Good Article Review On Supreme Court Allows Texas To Use Strict Voter ID Law In Coming Election

Published: 2021-06-21 23:40:06
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Category: Crime, Texas

Type of paper: Essay

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On Oct 18, 2014, The Supreme Court upheld the right of Texas to require a photo ID to vote in the mid-term elections to be held on November 4th. This was a long time coming, but the controversy and legal wrangling is not over yet.
Since 2013, Texas had required some type of ID in order to vote. In 2011, the legislature passed, and Governor Perry signed into law, regulations requiring a photo ID to be able to vote. Typical Photo IDs might be a Texas Driver’s license or Concealed Carry Permit, a US Military ID or a US Passport. Before the law could even be implemented, the US Dept. of Justice blocked the law under authority granted to it under Section 5 of the Voting Rights Act of 1965. Texas sued in Federal Court, seeking relief from the DOJ action.
In 2013, the Supreme Court invalidated Section 5 of the Voting Rights act of 1965, claiming it is now based on outdated information. Texas began implementing their law and, predictably, various civil rights activist groups sued in Federal Court. On October 9th, 2014, the Federal District Court with jurisdiction regarding laws in Texas struck down the 2011 Texas law as unconstitutional. On October 14th 2014 , the Federal Court of Appeals for the 5th District stayed that ruling. Texas immediately appealed that stay to the Supreme Court.
The Supreme Court ruled On Oct. 18th that while the appeal is going forward, Texas could enforce the 2011 law requiring a Photo ID to vote in the 2014 midterm. The Court’s reasoning was that because early voting was going to start in Texas on Monday, Oct. 20th, it would throw the voting process into chaos to change the voting rules the day voting starts. So, for the coming election, Photo IDs will be required to vote in Texas.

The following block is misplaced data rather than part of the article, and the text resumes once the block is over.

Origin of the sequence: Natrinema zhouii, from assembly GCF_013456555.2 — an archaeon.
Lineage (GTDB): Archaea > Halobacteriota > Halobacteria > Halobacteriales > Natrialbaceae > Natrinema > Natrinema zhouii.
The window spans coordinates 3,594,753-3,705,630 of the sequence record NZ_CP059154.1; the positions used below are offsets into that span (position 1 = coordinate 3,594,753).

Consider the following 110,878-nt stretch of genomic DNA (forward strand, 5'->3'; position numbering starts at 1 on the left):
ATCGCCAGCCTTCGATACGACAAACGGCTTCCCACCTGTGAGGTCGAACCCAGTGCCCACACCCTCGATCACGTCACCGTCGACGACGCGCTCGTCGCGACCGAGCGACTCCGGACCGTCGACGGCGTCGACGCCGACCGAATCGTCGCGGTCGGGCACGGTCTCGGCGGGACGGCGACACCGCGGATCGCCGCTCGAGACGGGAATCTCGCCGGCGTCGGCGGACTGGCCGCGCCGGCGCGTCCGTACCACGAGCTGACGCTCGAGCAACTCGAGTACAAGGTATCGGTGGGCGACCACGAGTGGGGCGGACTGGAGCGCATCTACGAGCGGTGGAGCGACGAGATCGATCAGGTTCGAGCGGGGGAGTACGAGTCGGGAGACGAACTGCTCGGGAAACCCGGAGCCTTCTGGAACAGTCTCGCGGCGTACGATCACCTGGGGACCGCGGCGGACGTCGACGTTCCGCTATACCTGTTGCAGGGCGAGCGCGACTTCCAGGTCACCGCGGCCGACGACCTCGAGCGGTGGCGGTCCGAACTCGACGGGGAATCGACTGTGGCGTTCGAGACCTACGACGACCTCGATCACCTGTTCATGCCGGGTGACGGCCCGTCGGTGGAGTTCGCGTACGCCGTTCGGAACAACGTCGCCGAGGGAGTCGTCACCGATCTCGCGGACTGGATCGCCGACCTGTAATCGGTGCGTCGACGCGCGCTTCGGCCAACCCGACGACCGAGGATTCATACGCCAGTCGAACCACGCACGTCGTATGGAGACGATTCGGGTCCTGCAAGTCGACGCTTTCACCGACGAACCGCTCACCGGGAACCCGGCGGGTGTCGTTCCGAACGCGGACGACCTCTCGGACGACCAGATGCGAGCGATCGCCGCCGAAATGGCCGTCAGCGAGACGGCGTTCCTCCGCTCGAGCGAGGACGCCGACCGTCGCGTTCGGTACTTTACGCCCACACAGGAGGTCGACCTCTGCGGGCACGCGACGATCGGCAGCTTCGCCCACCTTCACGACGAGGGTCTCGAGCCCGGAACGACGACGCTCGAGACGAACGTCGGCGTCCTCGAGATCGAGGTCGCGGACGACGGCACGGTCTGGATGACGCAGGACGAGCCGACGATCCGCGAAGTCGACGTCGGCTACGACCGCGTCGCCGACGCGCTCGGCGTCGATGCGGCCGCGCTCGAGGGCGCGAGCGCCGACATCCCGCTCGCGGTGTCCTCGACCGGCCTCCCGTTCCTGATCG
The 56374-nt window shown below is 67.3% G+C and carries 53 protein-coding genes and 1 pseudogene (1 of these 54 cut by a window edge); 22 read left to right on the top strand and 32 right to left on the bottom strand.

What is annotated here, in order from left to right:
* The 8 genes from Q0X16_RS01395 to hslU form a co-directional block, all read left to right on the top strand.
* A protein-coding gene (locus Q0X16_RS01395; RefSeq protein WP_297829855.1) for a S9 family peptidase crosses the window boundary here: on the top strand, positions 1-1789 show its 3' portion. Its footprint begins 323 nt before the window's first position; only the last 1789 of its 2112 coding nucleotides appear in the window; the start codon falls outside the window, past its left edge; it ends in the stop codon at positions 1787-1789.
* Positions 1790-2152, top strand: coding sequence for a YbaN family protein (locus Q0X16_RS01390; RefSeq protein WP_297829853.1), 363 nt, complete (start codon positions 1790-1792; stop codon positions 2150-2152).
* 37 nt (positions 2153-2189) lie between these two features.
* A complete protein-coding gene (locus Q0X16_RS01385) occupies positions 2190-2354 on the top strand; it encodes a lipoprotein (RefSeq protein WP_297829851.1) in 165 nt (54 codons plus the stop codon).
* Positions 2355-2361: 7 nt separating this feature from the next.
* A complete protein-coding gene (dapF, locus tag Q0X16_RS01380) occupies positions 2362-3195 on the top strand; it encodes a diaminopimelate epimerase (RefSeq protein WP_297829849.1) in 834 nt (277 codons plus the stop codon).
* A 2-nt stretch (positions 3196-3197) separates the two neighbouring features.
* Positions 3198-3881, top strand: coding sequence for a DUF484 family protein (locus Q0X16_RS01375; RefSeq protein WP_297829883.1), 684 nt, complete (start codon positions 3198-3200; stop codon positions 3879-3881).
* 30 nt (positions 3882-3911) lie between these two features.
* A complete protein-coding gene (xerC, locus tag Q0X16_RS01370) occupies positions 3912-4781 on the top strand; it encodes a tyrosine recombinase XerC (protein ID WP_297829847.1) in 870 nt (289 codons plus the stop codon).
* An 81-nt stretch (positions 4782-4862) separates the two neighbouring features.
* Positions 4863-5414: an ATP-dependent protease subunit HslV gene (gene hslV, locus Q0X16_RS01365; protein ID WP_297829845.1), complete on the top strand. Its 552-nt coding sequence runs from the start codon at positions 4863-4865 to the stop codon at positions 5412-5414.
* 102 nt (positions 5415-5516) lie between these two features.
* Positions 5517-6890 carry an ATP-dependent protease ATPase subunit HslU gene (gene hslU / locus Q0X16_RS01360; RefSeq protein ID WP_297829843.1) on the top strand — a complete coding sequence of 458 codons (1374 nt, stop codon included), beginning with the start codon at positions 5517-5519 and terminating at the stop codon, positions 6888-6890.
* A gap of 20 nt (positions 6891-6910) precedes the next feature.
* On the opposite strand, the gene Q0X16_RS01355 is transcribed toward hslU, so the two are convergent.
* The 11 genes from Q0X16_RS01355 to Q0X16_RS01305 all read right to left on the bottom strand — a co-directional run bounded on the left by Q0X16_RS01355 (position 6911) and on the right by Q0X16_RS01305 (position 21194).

Going forward, the Supreme Court has a decision to make. They can accept the appeal of the stay by Texas, and rule on the merits of the case. Or they can choose to not hear the appeal, in which case the ruling by the Fifth District stands and the Texas law requiring a Photo ID to vote becomes unconstitutional.
Personally, I am in favor of requiring Photo IDs to vote. The requirement to produce a Photo ID has become a part of our everyday lives. You can’t open up a bank account, get on an airplane or cruise ship, get a hunting or fishing license or, depending on your appearance, buy alcoholic beverages without showing a Photo ID. The sanctity of a vote is considerably more important than the activities I just mentioned. If a state requires a Photo ID to vote, I believe they have two obligations. First, the ID should be free to those who say they cannot afford a standard fee. Second, the State should conduct outreach into communities so that anyone who wants a Photo ID can obtain one with minimal effort. As long as a state meets those two requirements, I support the concept of requiring a Photo ID to vote.

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